Entropy refers to the scientific principle of how everything declines into disorder. For their second album, Man Without Country, instinctively gravitated towards this concept to guide their music into its next stage. The duo, consisting of Ryan James and Tomas Greenhalf, note how they have matured since their debut album, Foe, which they see as a "hateful" album in hindsight.

On Maximum Entropy, they map their experiences and observations of how things in life come to their natural end. Their growth as both individuals and as a unit can be heard in its detailed electronics and strong pop hooks. Last year, Ryan sang on Röyksopp's latest album, The Inevitable End, which he explains made him draw parallels with his own band in observing how they work with accuracy and openness to new ideas.

I spoke with Ryan and Tomas about the progress they've made, their duet with White Sea's Morgan Kibby and their deconstructive methods in songwriting.

Maximum Entropy is your second album. Initially, you were going to release a series of EPs. What changed your mind?

Ryan: That was the original plan, but we'd always intended on compiling the EPs into a full-length album eventually anyway. Instead we just decided to bypass the separate EP releases and jump straight to the full album. After we released Entropy Pt. I we realized it would have been frustrating to have all this completed music that we really wanted people to hear, but have to wait for it to be released in parts.

What does the title Maximum Entropy mean to you?

Ryan: Well, as a lot of people probably know 'entropy' is to do with physics and how things deteriorate naturally. After learning about it, I just found it really powerful and was immediately obsessed with the idea of it. Our use of the word is metaphorical, and often philosophical; the entropy of lives, relationships etc. The definition of 'Maximum Entropy' is basically the end of the universe. I guess it's our way of saying that we're moving on from the theme of entropy.

What kind of synthesizers and equipment did you use to write the record?

Tomas: We only used four hardware synthesizers on this record; a Moog Voyager, a Prophet 08, a Korg MS-20 and a Nord Lead. The rest of the audio manipulation, production and mixing was done inside the computer. It's a very simple setup. For us, it's more important to know how to use the gear you have really well and to dig deep into that rather than have lots and lots of gear. There's a danger of having too many options, it can stifle the creative process.

Do you enjoy the recording process and time in the studio?

Tomas: We love it. It's extremely exciting and rewarding when you hit on something that really works! It's addictive. The more we learn about songwriting and production the more possibilities there are for us to explore. It's a never-ending journey.

Were there any ideas that came to mind after releasing Foe or during touring that you were eager to try out?

Ryan: We actually added a couple of the new songs to our set two years ago! It probably wasn't very responsible thing to do, but it was our first US tour and we were mostly playing to people who hadn't before heard us. It did also feel like a nice thing to do for the people who were there just to see us. But the writing process hasn't really stopped since we began making Foe. Some of the music on the new record might even have started out as residual ideas from the first record. We also like the idea of up-cycling audio, so there are bits of vocals and drum samples that have been re-used from Foe. Which fits into the idea of deterioration and 'entropy'.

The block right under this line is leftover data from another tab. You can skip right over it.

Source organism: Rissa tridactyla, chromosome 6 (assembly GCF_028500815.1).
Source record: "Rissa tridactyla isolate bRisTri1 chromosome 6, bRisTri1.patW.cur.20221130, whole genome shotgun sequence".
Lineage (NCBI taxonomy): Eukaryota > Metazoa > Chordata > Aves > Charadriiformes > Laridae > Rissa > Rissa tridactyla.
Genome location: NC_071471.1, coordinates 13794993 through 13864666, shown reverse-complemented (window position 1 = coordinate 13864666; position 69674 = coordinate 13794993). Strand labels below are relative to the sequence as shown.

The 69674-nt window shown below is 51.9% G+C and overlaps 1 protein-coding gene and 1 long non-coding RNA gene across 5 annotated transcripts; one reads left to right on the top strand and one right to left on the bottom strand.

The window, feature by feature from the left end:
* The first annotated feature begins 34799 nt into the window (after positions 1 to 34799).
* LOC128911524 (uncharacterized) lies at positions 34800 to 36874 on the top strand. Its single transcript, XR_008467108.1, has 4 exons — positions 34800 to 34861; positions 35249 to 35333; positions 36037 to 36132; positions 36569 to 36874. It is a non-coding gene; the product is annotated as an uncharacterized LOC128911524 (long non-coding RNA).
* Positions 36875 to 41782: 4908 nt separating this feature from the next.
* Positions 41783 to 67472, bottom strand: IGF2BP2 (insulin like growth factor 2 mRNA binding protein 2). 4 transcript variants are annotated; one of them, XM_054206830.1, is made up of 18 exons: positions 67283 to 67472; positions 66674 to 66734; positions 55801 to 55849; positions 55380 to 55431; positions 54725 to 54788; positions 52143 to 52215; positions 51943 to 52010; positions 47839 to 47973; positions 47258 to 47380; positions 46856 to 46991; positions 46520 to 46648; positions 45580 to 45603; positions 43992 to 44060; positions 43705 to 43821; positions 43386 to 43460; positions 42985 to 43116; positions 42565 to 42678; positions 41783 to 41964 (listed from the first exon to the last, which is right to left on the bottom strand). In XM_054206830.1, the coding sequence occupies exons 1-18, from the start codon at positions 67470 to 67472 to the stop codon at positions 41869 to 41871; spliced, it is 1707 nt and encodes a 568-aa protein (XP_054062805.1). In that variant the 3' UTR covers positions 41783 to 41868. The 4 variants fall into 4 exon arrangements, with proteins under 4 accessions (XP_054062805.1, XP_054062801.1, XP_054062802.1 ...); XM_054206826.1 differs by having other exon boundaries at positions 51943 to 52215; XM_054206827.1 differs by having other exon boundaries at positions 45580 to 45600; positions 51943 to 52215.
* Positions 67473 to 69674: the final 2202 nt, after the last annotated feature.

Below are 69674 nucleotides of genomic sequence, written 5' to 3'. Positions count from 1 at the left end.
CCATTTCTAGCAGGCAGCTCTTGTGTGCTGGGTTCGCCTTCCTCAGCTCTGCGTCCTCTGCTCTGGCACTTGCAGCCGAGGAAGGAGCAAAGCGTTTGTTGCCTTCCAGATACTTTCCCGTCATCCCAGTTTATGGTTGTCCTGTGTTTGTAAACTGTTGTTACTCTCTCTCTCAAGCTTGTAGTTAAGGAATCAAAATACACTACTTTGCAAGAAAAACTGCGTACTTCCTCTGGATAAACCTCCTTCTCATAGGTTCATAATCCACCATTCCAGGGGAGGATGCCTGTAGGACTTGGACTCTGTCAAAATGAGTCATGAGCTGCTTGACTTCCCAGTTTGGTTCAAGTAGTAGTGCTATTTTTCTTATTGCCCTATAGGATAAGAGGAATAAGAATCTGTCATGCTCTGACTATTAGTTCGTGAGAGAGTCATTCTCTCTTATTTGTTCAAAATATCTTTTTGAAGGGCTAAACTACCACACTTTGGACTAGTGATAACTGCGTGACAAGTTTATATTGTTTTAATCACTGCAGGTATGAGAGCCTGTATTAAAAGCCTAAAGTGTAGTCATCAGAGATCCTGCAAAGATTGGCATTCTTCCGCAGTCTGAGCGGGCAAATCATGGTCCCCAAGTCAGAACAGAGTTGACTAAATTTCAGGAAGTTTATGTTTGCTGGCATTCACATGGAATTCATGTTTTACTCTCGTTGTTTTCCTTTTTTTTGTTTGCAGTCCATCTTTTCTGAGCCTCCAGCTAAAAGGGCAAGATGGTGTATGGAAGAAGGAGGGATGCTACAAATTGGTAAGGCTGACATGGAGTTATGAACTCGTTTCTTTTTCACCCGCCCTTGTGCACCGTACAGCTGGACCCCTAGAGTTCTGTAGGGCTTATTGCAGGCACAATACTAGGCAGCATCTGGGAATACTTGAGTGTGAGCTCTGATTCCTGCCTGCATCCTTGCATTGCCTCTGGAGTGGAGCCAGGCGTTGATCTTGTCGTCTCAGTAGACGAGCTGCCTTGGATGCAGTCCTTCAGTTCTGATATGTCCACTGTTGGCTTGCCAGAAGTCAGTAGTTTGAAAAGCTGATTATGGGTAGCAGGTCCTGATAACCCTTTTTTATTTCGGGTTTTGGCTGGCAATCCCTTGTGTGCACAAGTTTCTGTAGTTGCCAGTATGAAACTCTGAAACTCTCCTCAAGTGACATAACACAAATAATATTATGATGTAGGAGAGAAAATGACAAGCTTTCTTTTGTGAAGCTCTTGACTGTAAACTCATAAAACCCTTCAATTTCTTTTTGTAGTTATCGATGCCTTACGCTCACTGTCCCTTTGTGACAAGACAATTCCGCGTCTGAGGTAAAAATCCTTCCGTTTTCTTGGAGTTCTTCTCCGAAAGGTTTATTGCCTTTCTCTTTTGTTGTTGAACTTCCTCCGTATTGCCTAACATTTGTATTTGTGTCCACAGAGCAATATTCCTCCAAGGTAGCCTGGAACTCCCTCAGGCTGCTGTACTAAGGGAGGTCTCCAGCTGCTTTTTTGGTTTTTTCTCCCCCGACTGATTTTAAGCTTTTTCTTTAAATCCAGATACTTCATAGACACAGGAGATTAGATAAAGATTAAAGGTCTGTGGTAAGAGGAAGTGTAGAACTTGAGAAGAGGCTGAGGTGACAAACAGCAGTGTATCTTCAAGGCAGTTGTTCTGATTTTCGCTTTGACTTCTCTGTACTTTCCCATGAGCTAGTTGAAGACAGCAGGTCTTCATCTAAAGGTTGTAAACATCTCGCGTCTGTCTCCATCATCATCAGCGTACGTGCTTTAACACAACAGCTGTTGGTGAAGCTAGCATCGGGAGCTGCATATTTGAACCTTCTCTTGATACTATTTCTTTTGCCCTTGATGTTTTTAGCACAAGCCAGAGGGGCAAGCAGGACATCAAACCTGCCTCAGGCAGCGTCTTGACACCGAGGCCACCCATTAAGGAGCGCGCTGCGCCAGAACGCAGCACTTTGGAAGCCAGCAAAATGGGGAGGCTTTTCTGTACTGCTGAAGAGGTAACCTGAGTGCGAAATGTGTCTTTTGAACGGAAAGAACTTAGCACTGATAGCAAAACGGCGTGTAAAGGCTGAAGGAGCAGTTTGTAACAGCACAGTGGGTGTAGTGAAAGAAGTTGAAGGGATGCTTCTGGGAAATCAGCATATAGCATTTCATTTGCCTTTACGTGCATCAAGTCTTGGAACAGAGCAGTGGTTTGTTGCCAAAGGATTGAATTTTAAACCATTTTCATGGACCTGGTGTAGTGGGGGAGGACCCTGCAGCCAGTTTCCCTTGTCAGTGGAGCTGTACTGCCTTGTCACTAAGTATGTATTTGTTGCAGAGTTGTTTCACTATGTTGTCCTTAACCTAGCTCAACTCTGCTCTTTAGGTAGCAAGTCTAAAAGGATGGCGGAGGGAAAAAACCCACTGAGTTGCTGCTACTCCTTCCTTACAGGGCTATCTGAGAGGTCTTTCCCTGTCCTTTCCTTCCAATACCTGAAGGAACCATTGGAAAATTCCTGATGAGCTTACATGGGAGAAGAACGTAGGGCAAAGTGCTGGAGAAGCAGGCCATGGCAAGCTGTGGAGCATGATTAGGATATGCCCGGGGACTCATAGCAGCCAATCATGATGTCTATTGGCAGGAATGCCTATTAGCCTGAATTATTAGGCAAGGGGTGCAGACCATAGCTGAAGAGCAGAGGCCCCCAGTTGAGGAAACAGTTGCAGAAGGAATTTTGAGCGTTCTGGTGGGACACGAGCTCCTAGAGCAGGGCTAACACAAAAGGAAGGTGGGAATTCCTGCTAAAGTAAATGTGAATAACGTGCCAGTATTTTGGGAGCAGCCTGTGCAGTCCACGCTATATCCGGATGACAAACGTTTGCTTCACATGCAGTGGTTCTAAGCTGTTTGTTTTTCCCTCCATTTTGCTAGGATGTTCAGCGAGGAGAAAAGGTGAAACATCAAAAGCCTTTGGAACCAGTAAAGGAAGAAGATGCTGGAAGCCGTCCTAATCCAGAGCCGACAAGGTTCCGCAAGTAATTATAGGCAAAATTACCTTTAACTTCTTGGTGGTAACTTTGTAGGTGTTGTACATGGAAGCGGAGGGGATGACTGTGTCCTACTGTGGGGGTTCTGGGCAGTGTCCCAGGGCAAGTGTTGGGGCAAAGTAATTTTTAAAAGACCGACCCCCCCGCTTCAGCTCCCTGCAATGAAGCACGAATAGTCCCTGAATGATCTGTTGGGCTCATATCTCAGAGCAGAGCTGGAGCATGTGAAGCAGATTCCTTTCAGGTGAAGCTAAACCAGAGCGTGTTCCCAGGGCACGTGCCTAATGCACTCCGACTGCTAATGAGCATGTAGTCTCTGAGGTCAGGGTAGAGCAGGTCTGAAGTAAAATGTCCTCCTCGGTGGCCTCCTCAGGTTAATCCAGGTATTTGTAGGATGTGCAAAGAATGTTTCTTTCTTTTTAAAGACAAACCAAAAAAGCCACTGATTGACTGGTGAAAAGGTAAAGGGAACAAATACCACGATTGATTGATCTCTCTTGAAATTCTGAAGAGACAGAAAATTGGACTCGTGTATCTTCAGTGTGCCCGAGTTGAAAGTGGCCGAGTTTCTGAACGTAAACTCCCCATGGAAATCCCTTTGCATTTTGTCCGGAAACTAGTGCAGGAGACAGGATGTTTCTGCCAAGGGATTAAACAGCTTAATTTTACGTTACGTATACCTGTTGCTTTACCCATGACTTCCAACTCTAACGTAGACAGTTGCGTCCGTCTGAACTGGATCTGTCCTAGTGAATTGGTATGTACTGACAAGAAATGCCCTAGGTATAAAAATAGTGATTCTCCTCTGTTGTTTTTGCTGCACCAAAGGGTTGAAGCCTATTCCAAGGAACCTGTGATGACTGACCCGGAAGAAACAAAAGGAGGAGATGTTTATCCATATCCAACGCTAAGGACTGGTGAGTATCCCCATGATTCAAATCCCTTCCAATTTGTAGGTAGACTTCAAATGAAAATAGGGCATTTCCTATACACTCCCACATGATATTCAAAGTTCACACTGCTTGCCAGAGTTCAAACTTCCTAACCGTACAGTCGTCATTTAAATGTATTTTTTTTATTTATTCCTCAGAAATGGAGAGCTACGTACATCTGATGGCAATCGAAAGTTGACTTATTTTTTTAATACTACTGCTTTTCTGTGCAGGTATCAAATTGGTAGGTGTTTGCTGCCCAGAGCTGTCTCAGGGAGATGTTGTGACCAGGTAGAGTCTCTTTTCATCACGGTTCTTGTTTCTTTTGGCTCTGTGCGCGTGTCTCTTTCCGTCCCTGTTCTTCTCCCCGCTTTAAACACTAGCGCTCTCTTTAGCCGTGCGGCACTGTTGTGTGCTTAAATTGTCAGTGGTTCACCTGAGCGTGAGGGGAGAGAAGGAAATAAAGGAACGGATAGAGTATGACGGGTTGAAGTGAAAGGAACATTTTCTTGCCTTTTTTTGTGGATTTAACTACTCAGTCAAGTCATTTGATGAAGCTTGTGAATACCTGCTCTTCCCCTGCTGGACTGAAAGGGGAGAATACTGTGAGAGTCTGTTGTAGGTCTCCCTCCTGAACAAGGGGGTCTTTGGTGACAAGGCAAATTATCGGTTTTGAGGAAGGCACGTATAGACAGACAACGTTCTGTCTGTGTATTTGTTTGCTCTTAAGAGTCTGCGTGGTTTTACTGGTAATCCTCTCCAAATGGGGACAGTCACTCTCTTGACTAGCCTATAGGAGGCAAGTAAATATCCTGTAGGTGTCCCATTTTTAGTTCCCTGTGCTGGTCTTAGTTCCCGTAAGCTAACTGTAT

Were there any artists or songs that were reference points when going into make this record? Or even books, images, films?

Ryan: When we made Foe everything from the writing process, to discovering our 'sound', to the production was a huge learning process. So we needed to have very clear and prominent influences. But the initial process of making of this record was more sporadic with no clear agenda of what we wanted to achieve, at first anyway. We had far more confidence in our music and ourselves to allow things to develop organically. Our reference points with this record were more detailed. Whether it be a song's structure, a particular sound in a piece of music, or even a drum-fill. We would deconstruct music, picking out specific things that we found interesting.

M83 and White Sea's Morgan Kibby features on 'Laws of Motion'. How did this collaboration come about? What was it about her voice that you wanted it on the album?

Tomas: We're so happy with 'Laws of Motion'. We first met Morgan whilst touring around Europe with M83, and we've stayed in contact ever since. We sent Morgan two or three different demos that we were working on during the writing of Maximum Entropy and within a day or two we received an email back with a great vocal idea that we instantly fell in love with. She has a unique voice. It's extremely powerful, but somehow also delicate. It's that combination that worked so well on the song.

What is the concept behind the song 'Catfish'? Does it have any relation to the television series?

Ryan: I've actually been dreading this question for a while! I'm surprised it's taken this long for somebody to ask. The song was done and dusted long before the existence of Catfish: The TV Show, however, I must admit I did naively steal the idea from the original Catfish documentary before it attained the ubiquity it has today. I do love the TV show though, it's a bit of a guilty pleasure of mine.

Some of the song lengths such as 'Deadsea' and 'Romanek' are noticeably longer. Have you ever considered making more instrumental music or even film soundtracking?

Tomas: When I first started writing music I was really into ambient, cinematic soundscapes. The majority of my writing at the time was based around long, evolving pieces of music. I really enjoyed it. It would be interesting to explore that side of music within a movie. At the moment we really enjoy writing 'songs' but maybe in the future it could be something we'd explore. We've included more ambient pieces on both our records, they help breakup the tracks and act as sort of 'pallet cleansers'.